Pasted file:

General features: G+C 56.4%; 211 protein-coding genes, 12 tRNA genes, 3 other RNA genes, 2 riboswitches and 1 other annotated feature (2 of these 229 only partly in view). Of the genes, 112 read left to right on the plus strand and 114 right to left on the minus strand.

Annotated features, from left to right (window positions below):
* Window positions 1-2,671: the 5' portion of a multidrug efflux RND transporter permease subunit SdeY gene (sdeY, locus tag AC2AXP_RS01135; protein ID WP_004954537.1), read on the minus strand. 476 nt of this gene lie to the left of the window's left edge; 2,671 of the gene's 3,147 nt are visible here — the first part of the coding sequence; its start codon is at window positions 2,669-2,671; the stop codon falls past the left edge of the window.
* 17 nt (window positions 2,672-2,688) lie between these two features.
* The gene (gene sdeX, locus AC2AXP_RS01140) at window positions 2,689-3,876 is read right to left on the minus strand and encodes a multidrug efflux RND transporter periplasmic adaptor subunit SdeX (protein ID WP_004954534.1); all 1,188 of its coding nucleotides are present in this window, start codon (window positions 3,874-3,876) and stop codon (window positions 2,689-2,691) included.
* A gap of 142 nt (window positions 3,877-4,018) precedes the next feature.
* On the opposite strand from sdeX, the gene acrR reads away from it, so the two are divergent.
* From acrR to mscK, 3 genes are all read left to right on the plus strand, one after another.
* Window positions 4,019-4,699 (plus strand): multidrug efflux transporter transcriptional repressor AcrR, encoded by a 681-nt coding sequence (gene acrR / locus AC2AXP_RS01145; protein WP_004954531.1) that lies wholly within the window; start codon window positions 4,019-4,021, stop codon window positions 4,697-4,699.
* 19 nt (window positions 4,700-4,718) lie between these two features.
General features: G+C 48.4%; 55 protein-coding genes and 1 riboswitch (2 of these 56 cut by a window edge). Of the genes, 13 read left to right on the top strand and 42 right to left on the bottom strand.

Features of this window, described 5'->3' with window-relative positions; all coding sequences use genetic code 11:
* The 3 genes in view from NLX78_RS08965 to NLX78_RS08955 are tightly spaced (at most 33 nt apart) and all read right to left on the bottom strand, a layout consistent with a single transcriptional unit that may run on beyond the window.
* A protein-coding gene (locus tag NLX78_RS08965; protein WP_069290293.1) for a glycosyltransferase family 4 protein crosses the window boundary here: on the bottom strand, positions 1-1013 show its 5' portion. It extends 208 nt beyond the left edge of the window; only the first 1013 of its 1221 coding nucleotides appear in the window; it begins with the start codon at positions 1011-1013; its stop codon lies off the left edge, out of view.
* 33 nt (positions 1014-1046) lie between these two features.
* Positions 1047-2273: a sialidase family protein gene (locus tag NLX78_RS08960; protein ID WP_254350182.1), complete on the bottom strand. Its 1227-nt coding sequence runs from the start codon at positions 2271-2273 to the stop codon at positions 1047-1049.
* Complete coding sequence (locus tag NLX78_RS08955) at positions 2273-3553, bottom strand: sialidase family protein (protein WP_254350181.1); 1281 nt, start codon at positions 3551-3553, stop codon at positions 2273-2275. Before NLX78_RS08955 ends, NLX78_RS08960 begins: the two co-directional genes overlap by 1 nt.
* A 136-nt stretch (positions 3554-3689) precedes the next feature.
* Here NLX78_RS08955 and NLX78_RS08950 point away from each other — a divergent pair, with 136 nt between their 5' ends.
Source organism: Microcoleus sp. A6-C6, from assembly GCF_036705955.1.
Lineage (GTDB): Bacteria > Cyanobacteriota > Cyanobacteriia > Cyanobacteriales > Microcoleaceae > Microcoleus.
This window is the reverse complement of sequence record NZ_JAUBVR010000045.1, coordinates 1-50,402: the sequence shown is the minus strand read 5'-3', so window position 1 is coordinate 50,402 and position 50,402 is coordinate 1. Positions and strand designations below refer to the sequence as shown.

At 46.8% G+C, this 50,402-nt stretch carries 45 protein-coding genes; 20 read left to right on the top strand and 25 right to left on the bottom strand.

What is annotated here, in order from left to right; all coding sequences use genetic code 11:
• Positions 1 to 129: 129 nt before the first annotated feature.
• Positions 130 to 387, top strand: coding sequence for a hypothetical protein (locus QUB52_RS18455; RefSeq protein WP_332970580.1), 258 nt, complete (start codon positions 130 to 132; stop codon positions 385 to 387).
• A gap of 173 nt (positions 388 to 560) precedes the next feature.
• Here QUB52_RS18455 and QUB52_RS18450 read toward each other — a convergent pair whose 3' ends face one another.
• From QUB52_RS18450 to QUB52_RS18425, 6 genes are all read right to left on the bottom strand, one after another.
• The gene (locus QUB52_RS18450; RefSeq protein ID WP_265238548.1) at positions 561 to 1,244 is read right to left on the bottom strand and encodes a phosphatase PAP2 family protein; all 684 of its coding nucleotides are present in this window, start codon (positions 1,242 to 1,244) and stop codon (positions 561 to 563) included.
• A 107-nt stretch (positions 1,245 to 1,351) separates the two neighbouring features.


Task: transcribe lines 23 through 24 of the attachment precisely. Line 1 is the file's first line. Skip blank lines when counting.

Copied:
At 46.8% G+C, this 50,402-nt stretch carries 45 protein-coding genes; 20 read left to right on the top strand and 25 right to left on the bottom strand.

What is annotated here, in order from left to right; all coding sequences use genetic code 11: